10 Ways Your Memory Is Completely Inaccurate

Implanted Memories
Hypnosis, guided imagery and dream interpretation can all implant false memories in a person's mind. © 2015 HowStuffWorks, a division of Infospace LLC

In the 1990s and beyond, a raft of cases came before American courts concerning implanted memories. A typical case involved a female who went to see a psychotherapist for an issue such as depression. During the course of treatment, she suddenly recalled being sexually abused by a trusted friend or family member as a child. The conclusion was that she had repressed this traumatic memory over the years, and over time it caused her depression or other mental health issue.

Many researchers have conducted studies showing false memories can be implanted into someone's mind by asking suggestive, leading questions. For example, "You're depressed but don't know why. Do you remember your father ever touching you inappropriately as a child?" Hypnosis, guided imagery, dream interpretation and feeding a subject misinformation after an event can also implant a false memory into someone's mind [sources: Hayasaki, Vitelli].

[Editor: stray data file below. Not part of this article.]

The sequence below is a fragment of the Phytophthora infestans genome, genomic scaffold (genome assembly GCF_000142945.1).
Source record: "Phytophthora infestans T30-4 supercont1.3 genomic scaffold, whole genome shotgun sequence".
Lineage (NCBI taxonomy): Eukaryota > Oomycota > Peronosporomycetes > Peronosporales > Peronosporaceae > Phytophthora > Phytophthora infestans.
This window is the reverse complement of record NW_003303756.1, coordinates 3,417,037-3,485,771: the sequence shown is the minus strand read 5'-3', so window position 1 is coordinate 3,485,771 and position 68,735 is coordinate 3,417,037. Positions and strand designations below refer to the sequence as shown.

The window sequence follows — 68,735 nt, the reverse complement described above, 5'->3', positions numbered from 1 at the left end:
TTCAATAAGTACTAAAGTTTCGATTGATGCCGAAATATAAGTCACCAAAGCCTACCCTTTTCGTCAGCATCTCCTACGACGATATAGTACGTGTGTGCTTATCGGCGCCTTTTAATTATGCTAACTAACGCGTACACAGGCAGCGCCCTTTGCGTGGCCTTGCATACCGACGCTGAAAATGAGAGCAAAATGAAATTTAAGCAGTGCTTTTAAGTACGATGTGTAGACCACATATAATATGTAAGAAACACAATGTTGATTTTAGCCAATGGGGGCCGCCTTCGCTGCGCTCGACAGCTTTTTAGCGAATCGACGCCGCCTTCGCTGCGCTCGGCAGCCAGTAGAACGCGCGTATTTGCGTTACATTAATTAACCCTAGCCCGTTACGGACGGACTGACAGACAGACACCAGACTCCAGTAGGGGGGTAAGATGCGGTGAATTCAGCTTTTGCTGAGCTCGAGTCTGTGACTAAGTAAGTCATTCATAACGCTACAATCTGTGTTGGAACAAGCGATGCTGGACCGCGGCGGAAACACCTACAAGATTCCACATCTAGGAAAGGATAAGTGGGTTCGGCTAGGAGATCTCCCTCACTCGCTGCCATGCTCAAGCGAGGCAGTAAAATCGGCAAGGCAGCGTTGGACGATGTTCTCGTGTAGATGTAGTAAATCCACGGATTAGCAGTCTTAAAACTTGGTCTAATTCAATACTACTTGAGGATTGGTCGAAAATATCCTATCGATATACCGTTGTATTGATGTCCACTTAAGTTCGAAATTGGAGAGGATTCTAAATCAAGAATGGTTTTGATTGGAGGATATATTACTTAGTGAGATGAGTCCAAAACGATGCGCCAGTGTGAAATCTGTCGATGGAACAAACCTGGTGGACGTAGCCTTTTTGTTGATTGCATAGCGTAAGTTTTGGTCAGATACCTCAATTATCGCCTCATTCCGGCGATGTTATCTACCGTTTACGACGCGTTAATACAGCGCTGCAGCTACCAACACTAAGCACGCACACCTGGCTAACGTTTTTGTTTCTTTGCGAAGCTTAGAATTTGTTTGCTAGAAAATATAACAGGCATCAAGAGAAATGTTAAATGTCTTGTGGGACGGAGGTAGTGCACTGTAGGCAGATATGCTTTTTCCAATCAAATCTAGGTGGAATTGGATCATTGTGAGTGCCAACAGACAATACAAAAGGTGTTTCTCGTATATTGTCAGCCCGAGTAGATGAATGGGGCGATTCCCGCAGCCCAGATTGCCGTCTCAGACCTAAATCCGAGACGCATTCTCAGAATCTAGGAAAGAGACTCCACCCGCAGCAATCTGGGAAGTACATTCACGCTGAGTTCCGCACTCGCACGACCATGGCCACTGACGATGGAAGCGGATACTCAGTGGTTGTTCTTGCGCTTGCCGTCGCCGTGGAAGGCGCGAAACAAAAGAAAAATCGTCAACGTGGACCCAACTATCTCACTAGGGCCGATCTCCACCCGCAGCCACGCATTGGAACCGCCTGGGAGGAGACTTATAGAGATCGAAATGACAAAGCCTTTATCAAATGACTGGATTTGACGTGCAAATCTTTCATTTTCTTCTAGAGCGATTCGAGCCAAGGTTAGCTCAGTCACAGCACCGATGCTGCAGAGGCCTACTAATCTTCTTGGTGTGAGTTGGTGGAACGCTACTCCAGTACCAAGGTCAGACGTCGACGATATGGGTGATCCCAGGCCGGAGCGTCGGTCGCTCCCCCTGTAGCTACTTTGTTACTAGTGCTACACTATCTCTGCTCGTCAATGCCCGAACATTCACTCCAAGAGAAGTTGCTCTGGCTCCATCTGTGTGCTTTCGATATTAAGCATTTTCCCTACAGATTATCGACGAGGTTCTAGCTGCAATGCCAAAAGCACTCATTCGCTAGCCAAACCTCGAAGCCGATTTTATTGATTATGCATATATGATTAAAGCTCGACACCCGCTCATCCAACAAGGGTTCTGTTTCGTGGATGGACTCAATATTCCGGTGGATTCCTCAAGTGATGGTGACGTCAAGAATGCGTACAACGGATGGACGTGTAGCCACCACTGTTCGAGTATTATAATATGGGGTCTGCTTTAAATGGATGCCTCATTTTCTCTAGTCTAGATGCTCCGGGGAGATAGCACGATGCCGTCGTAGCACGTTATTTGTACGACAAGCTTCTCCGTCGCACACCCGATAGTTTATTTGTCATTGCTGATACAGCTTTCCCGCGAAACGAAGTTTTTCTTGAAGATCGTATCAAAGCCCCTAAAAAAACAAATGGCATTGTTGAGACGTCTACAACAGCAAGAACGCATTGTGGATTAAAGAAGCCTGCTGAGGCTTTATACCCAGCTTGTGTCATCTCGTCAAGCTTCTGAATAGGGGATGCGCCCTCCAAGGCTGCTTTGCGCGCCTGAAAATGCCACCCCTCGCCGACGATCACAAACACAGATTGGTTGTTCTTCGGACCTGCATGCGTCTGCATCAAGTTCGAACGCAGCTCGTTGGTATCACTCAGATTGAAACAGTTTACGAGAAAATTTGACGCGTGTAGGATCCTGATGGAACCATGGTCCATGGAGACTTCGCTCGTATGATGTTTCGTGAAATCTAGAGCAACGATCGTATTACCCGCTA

Dr. Elizabeth Loftus, a cognitive psychologist and expert on human memory has conducted hundreds of experiments throughout her career that show it's pretty easy to change someone's memory about an event. She told attendees at a conference of the Committee of Skeptical Inquiry that it's also quite easy to create a false memory in someone's mind. For example, in one study, researchers were able to convince 25 percent of subjects they'd been lost in a shopping mall as children. She added that even traumatic false memories — nearly drowning or, yes, being sexually assaulted — can be implanted in the minds of some [source: Vitelli].

The subject of implanted false memories is a hotly debated issue, namely its relation to recovered memory therapy, one of the more divisive issues in the mental health arena. The issue is serious and contested in part because it can have such dire consequences. The case typically cited is that of Gary Ramona, whose daughter accused him of years of sexual assault after going through psychotherapy and receiving the drug sodium amytal. Ramona vehemently denied the accusations and sued the therapist for implanting false memories in his daughter. Although he won the case, his wife divorced him and he remains estranged from all of his children [sources: LaGanga, Vitelli].